Germany’s foreign minister, Frank-Walter Steinmeier, warned against imposing more sanctions on Russia in an interview that was published on Friday, saying bringing Russia to its knees would not make Europe safer.
“I can only warn against it,” Steinmeier told Der Spiegel.
The diplomat pointed out that Russia is already paying the price for invading Ukraine in the form of falling oil prices and a collapsing currency. He argued, “It cannot be in our interest that this spirals out of control.”
Earlier in the week, German chancellor Angela Merkel, whose conservatives are the senior partners in the ruling coalition with Steinmeier’s Social Democratic Party, insisted the sanctions would not be weakened.
Speaking to lawmakers in Berlin ahead of a meeting with other European leaders in Brussels, Merkel said the territorial integrity of Ukraine had to be restored. “As long as this goal is not achieved, the sanctions will stay,” she said.
European Union leaders agreed on Friday to keep existing sanctions in place and said they were ready to “stay the course” if Russia did not pull back from Ukraine.
European countries imposed economic and financial sanctions after Russia invaded and annexed the Crimean Peninsula from Ukraine in March. They strengthened the embargo after separatists fighting in the southeast of Ukraine with Russian weapons shot down a commercial airliner with hundreds of European passengers on board.
The punitive measures have contributed to the Russian ruble losing more than half its value against the American dollar since the start of the year.
Oil prices have also dropped far below the $100 per barrel Russia needs in order to balance its budget. The Russian central bank expects the economy will contract between 4.5 and 4.7 percent next year if oil stays below $60.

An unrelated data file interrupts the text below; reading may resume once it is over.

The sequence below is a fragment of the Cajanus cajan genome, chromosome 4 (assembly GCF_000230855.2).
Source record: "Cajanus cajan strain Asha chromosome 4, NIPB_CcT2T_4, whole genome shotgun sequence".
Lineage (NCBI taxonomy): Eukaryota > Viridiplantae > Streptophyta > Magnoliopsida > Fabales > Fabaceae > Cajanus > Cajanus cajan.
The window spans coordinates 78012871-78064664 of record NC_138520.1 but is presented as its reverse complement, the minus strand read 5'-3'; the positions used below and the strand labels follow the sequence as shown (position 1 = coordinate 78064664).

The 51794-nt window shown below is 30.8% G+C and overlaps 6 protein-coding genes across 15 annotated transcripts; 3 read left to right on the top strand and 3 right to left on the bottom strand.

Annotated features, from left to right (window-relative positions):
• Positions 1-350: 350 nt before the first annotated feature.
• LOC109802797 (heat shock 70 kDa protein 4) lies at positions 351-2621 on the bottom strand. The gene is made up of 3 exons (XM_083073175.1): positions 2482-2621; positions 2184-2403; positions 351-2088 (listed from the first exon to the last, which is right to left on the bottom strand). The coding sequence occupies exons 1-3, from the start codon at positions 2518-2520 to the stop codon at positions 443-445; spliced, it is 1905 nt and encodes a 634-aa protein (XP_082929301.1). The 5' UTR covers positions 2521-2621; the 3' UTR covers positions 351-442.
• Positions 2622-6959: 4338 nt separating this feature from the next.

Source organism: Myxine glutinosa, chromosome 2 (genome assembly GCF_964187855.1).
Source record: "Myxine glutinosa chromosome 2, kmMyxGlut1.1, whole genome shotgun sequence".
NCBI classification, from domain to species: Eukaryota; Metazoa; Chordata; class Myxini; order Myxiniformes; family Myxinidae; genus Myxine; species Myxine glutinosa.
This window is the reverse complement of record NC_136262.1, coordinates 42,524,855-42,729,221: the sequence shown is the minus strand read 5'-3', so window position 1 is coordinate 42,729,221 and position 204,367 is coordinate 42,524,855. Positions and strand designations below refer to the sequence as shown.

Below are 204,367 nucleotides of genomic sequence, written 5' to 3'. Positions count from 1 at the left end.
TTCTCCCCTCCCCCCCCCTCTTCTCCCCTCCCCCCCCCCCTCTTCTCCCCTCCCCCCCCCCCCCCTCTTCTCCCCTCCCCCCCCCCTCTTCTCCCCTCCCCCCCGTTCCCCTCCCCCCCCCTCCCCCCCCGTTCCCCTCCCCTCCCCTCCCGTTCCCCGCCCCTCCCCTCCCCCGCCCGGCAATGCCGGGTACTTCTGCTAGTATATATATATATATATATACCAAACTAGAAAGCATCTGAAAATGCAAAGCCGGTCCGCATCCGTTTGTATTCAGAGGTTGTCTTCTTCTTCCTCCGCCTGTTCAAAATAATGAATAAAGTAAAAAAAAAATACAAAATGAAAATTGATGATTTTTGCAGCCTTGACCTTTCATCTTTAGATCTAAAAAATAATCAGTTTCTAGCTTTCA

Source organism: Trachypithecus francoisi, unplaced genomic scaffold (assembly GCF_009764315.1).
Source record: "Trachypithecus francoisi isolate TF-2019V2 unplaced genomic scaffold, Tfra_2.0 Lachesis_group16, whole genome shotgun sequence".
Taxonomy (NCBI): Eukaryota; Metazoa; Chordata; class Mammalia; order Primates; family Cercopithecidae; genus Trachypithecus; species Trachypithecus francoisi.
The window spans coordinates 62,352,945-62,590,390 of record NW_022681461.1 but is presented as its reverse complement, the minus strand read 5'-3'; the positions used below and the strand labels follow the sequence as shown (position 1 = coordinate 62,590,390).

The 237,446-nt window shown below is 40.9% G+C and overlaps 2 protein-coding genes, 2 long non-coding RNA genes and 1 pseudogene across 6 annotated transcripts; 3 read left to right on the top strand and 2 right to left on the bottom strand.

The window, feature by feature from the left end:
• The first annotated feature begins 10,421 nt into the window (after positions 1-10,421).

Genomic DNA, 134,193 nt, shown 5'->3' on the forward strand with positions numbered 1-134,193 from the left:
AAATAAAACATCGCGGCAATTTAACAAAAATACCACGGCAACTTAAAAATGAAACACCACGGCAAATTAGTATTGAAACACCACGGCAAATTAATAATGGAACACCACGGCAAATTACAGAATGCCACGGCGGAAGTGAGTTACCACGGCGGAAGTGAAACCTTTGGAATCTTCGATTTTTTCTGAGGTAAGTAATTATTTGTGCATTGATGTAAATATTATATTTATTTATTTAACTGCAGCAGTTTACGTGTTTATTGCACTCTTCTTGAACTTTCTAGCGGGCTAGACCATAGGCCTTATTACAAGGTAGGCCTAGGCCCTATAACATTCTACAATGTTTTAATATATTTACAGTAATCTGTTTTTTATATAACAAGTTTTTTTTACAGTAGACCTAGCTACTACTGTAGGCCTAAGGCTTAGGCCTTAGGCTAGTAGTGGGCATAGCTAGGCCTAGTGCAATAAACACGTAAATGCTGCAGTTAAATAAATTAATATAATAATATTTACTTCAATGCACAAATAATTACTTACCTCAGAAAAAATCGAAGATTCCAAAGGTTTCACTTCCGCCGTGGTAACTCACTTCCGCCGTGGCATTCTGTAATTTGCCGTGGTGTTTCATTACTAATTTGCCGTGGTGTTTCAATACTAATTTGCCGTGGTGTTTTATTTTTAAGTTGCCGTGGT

Whereas the otherwise cautious Merkel has emerged as a key nemesis of Russian president Vladimir Putin’s policy in Eastern Europe, the Social Democrats have traditionally been more Russia-friendly. Their former leader, Gerhard Schröder, once famously described Putin as a “flawless democrat” and chairs the company that operates the submarine Nord Stream pipeline that delivers Russian natural gas to Germany.
The cooling in German-Russian relations preceded the crisis in Ukraine.
Last year, Merkel lashed out at Russia’s treatment of nongovernmental organizations, some of which were banned in the country, saying economic progress could only happen “most successfully when there is an active civil society.”
It wasn’t until large street protests in Kiev forced Ukraine’s relatively pro-Russian president, Viktor Yanukovich, to resign in February, after he had unexpectedly pulled out of an association agreement with the European Union, that Germany took a more active role. However, its attempts at mediating between the Ukrainian government and the opposition bore little fruit.
German gets roughly a third of its natural gas from Russia while German exports to the country were worth €36 billion last year. Lobbyists claim up to 300,000 German jobs depend on the trade.